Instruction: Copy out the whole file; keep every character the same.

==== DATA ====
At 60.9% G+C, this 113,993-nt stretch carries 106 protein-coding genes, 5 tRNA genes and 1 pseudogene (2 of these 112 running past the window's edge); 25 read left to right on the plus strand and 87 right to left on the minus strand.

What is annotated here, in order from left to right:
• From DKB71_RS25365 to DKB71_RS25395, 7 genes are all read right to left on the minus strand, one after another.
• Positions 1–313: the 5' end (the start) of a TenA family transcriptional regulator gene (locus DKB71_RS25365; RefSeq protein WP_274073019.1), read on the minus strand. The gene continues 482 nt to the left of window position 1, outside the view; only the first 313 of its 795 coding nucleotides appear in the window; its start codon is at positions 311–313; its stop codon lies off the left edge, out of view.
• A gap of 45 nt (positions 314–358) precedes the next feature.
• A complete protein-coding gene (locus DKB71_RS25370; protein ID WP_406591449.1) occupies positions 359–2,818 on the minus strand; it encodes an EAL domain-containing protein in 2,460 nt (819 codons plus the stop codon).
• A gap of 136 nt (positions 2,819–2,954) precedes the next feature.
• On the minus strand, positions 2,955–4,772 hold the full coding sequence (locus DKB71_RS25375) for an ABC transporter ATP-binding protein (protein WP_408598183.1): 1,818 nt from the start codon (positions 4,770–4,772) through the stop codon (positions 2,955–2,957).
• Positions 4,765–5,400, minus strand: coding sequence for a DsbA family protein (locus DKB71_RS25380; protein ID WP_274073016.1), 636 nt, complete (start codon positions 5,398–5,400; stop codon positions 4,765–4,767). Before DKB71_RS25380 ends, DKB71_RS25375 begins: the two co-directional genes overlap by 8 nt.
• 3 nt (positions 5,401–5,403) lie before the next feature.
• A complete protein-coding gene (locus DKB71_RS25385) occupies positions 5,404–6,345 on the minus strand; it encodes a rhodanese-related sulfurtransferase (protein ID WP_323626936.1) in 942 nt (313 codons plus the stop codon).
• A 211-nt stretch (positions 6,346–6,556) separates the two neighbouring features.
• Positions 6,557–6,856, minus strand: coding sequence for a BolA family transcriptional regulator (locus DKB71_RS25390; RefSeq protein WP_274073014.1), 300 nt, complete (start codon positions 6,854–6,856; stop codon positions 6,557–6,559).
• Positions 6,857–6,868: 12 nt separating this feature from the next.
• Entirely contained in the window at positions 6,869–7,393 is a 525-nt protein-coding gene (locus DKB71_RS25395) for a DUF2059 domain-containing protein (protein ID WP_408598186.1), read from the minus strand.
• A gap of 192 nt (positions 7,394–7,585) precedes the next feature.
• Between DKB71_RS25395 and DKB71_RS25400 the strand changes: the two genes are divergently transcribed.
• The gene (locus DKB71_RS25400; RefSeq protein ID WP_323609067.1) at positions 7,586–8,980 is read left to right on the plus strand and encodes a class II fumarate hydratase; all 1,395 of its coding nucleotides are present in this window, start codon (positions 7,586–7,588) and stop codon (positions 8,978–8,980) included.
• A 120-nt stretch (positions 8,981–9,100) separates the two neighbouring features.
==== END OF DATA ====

At 60.9% G+C, this 113,993-nt stretch carries 106 protein-coding genes, 5 tRNA genes and 1 pseudogene (2 of these 112 running past the window's edge); 25 read left to right on the plus strand and 87 right to left on the minus strand.

What is annotated here, in order from left to right:
• From DKB71_RS25365 to DKB71_RS25395, 7 genes are all read right to left on the minus strand, one after another.
• Positions 1–313: the 5' end (the start) of a TenA family transcriptional regulator gene (locus DKB71_RS25365; RefSeq protein WP_274073019.1), read on the minus strand. The gene continues 482 nt to the left of window position 1, outside the view; only the first 313 of its 795 coding nucleotides appear in the window; its start codon is at positions 311–313; its stop codon lies off the left edge, out of view.
• A gap of 45 nt (positions 314–358) precedes the next feature.
• A complete protein-coding gene (locus DKB71_RS25370; protein ID WP_406591449.1) occupies positions 359–2,818 on the minus strand; it encodes an EAL domain-containing protein in 2,460 nt (819 codons plus the stop codon).
• A gap of 136 nt (positions 2,819–2,954) precedes the next feature.
• On the minus strand, positions 2,955–4,772 hold the full coding sequence (locus DKB71_RS25375) for an ABC transporter ATP-binding protein (protein WP_408598183.1): 1,818 nt from the start codon (positions 4,770–4,772) through the stop codon (positions 2,955–2,957).
• Positions 4,765–5,400, minus strand: coding sequence for a DsbA family protein (locus DKB71_RS25380; protein ID WP_274073016.1), 636 nt, complete (start codon positions 5,398–5,400; stop codon positions 4,765–4,767). Before DKB71_RS25380 ends, DKB71_RS25375 begins: the two co-directional genes overlap by 8 nt.
• 3 nt (positions 5,401–5,403) lie before the next feature.
• A complete protein-coding gene (locus DKB71_RS25385) occupies positions 5,404–6,345 on the minus strand; it encodes a rhodanese-related sulfurtransferase (protein ID WP_323626936.1) in 942 nt (313 codons plus the stop codon).
• A 211-nt stretch (positions 6,346–6,556) separates the two neighbouring features.
• Positions 6,557–6,856, minus strand: coding sequence for a BolA family transcriptional regulator (locus DKB71_RS25390; RefSeq protein WP_274073014.1), 300 nt, complete (start codon positions 6,854–6,856; stop codon positions 6,557–6,559).
• Positions 6,857–6,868: 12 nt separating this feature from the next.
• Entirely contained in the window at positions 6,869–7,393 is a 525-nt protein-coding gene (locus DKB71_RS25395) for a DUF2059 domain-containing protein (protein ID WP_408598186.1), read from the minus strand.
• A gap of 192 nt (positions 7,394–7,585) precedes the next feature.
• Between DKB71_RS25395 and DKB71_RS25400 the strand changes: the two genes are divergently transcribed.
• The gene (locus DKB71_RS25400; RefSeq protein ID WP_323609067.1) at positions 7,586–8,980 is read left to right on the plus strand and encodes a class II fumarate hydratase; all 1,395 of its coding nucleotides are present in this window, start codon (positions 7,586–7,588) and stop codon (positions 8,978–8,980) included.
• A 120-nt stretch (positions 8,981–9,100) separates the two neighbouring features.